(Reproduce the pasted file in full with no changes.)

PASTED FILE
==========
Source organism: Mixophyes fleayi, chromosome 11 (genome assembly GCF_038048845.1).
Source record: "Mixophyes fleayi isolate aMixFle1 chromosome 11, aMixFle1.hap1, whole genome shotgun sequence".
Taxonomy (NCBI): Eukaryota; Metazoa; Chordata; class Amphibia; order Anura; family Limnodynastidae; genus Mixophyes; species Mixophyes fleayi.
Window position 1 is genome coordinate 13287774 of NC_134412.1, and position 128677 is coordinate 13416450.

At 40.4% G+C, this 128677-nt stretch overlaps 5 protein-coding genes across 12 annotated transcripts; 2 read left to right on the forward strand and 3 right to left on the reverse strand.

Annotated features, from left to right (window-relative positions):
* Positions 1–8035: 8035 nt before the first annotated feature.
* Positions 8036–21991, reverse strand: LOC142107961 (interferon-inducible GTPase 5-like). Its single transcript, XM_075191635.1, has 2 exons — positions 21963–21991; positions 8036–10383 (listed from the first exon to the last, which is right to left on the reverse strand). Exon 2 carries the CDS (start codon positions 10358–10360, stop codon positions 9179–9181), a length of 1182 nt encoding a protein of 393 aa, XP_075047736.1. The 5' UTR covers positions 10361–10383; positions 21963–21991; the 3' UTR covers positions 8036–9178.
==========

Source organism: Mixophyes fleayi, chromosome 11 (genome assembly GCF_038048845.1).
Source record: "Mixophyes fleayi isolate aMixFle1 chromosome 11, aMixFle1.hap1, whole genome shotgun sequence".
Taxonomy (NCBI): Eukaryota; Metazoa; Chordata; class Amphibia; order Anura; family Limnodynastidae; genus Mixophyes; species Mixophyes fleayi.
Window position 1 is genome coordinate 13287774 of NC_134412.1, and position 128677 is coordinate 13416450.

At 40.4% G+C, this 128677-nt stretch overlaps 5 protein-coding genes across 12 annotated transcripts; 2 read left to right on the forward strand and 3 right to left on the reverse strand.

Annotated features, from left to right (window-relative positions):
* Positions 1–8035: 8035 nt before the first annotated feature.
* Positions 8036–21991, reverse strand: LOC142107961 (interferon-inducible GTPase 5-like). Its single transcript, XM_075191635.1, has 2 exons — positions 21963–21991; positions 8036–10383 (listed from the first exon to the last, which is right to left on the reverse strand). Exon 2 carries the CDS (start codon positions 10358–10360, stop codon positions 9179–9181), a length of 1182 nt encoding a protein of 393 aa, XP_075047736.1. The 5' UTR covers positions 10361–10383; positions 21963–21991; the 3' UTR covers positions 8036–9178.